Erdogan says US 'wrong' to threaten Turkey after Trump doubles tariffs

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Erdogan says US 'wrong' to threaten Turkey after Trump doubles tariffs

U.S. President Donald Trump's decision to double tariffs on Turkish steel and aluminum imports fails to make economic sense, an expert told Anadolu Agency on Saturday.

Trump on Friday intensified his spat with Turkey on Friday by imposing higher tariffs on metal imports, putting unprecedented economic pressure on a North Atlantic Treaty Organisation ally and deepening turmoil in Turkish financial markets.

Mr Trump is also declaring that "Our relations with Turkey are not good at this time!".

Turkey has vowed to retaliate, but its currency has steadily weakened, removing some of the bite of the tariffs by making Turkish goods cheaper for USA consumers.

The lira tumbled 14 percent in one day, to 6.51 per dollar, a massive move for a currency that will make the Turkish poorer and further erode worldwide investors' confidence in the country.

Turkey is also frustrated at US unwillingness to extradite Turkish cleric Fetullah Gulen, who Erdogan accuses of staging a failed 2016 coup attempt.

"Nevertheless, we implore President Trump to return to the negotiating table - this can and should be resolved through dialogue and cooperation", he added.

"I have just authorized a doubling of Tariffs on Steel and Aluminum with respect to Turkey as their currency, the Turkish Lira, slides rapidly downward against our very strong Dollar!"

Edward Price, a former Central Intelligence Agency (CIA) officer who retired from the CIA refusing to work for the Trump administration, said the administration, in order to bring back Brunson, should fill the vacant US ambassador's post in Turkey instead of levying tariffs that will ultimately have to be borne by Americans.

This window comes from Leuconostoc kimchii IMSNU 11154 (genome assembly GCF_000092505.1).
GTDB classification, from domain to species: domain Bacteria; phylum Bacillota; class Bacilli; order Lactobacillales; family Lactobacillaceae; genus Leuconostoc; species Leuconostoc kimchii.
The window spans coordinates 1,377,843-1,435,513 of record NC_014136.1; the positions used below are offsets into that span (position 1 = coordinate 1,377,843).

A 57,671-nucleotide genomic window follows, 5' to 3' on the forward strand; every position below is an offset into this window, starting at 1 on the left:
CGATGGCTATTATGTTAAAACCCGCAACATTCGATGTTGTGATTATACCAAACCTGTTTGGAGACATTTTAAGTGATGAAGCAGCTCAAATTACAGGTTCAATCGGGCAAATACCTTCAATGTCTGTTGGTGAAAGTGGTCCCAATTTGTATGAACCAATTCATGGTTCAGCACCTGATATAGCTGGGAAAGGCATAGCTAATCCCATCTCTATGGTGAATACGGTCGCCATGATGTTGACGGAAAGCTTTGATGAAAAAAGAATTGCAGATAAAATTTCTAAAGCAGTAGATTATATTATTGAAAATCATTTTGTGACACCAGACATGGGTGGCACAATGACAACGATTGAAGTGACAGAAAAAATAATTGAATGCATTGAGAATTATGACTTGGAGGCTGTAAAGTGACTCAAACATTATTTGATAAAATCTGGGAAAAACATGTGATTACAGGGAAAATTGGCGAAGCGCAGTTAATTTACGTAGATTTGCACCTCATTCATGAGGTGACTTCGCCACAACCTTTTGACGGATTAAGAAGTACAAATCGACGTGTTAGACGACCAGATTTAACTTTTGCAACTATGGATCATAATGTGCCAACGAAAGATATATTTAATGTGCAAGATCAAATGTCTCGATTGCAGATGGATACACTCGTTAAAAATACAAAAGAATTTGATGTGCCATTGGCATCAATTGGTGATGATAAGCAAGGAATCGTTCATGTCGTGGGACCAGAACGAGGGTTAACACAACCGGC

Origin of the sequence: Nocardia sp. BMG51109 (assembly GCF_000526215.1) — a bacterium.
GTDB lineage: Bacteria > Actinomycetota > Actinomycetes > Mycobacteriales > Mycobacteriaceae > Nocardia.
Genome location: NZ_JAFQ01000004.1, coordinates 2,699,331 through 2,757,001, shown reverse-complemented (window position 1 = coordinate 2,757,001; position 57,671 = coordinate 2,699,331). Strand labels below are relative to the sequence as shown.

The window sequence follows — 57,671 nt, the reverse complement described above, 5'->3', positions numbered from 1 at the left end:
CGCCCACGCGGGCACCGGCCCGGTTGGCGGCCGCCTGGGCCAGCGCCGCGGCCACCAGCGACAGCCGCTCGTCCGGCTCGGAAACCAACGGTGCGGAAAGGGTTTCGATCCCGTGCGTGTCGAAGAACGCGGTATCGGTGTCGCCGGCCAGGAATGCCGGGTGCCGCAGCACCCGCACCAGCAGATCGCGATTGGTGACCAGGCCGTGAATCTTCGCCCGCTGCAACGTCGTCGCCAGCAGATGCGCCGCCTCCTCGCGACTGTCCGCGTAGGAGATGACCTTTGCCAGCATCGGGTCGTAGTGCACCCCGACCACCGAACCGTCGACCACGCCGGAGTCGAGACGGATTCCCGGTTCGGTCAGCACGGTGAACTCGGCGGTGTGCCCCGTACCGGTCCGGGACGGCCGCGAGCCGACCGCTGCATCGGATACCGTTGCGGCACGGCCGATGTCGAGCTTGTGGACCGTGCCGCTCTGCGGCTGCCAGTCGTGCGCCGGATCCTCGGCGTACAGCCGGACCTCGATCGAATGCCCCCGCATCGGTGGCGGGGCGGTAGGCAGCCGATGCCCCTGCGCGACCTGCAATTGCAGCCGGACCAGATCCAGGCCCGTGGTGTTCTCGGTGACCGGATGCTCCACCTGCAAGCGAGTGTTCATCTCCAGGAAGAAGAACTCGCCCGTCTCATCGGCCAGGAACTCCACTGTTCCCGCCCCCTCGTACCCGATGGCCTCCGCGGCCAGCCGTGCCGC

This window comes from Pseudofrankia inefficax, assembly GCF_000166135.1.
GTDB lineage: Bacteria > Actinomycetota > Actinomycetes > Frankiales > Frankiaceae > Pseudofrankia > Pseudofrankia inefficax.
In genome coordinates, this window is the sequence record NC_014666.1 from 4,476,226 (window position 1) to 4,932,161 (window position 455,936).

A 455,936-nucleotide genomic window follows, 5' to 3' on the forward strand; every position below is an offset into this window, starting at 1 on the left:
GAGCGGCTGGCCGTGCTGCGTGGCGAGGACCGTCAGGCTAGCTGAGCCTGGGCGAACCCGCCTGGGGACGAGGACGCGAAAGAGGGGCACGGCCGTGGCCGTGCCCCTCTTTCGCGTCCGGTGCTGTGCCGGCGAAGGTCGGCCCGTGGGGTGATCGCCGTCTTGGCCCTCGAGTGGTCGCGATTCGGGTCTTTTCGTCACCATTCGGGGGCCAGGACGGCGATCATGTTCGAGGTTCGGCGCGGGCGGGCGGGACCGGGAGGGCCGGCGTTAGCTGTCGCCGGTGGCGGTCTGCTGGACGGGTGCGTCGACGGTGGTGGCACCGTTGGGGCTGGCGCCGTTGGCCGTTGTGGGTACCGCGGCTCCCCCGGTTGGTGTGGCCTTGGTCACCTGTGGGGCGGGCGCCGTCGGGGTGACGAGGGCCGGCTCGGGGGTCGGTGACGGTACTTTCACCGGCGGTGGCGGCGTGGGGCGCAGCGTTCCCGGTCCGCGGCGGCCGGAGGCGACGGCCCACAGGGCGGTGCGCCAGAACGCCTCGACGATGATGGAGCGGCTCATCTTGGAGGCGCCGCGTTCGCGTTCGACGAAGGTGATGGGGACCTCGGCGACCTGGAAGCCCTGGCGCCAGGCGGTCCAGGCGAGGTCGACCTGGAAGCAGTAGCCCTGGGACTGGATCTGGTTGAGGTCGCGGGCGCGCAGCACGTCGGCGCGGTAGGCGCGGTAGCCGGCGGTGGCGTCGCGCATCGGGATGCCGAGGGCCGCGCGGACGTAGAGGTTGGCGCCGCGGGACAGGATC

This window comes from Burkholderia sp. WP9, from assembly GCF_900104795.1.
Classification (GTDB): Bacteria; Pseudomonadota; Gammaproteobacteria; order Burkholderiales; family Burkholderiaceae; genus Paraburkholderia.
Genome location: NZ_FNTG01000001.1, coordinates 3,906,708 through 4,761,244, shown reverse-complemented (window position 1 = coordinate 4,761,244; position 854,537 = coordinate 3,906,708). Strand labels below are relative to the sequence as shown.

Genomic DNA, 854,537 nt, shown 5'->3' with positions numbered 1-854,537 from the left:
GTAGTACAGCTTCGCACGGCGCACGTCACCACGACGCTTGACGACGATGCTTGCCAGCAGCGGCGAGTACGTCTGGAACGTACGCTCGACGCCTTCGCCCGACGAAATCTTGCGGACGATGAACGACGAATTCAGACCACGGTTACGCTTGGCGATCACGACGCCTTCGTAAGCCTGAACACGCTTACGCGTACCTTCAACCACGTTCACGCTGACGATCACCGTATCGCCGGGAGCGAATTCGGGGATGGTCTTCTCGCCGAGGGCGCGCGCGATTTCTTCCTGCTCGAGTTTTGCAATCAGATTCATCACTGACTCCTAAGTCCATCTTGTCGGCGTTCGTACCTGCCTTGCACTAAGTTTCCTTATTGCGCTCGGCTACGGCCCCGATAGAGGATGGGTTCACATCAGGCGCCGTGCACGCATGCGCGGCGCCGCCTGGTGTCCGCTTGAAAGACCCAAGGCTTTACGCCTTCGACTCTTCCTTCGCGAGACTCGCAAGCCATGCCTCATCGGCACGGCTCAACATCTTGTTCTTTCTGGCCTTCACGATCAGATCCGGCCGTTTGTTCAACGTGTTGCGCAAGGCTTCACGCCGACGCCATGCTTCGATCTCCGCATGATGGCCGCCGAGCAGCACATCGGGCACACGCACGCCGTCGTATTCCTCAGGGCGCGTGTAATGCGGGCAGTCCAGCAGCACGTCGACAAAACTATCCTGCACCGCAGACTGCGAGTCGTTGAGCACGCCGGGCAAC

"This could be the most expensive pastor in world history", Sekulow said, referring to the harm being done to Turkey's economy.

As he spoke, the lira fell further - adding to worries about the country's financial stability.

Brunson was charged with involvement in a failed coup attempt against President Recep Tayyip Erdogan's government in 2016.

Turkey delivers just 4 percent of steel mill imports, valued about $1.18 billion a year ago, according to the U.S. Department of Commerce. "This is a domestic and national struggle".

"If you have dollars, euros or gold under your pillow, go to banks to exchange them for the Turkish lira".

Berat Albayrak, Turkey's treasury and finance minister, sought at a news conference Friday in Istanbul to ease investor concerns about Turkey's econom. This will be my people's response to those who have waged an economic war against us'.

Erdogan, a self-described "enemy of interest rates", wants cheap credit from banks to fuel growth, but investors fear the economy is overheating and could be set for a hard landing. As the currency drops, Turkish companies and households with debt in foreign currencies see the cost of repaying those loans expand.

The lira hit a record low of 6.24 per dollar on Friday, before recovering to 5.92 - still down a whopping 7 per cent on the day.

The new set of economic steps are aimed at securing an economic growth of 3-4 percent in 2019, and decreasing the inflation rate to single digits, the Ministry of Treasury and Finance said in a press release on August 9.

"We are moving forward with the project, but believe that imposing a tax on pre-existing orders is unjust, especially considering the specific materials we purchased overseas were not readily available in the U.S.", Willie Chiang, Plains' chief operating officer, said on Tuesday.

But analysts say that while there may be losses at some banks, Turkey's economic problems do not pose a big threat to Europe or other big economies like the United States.

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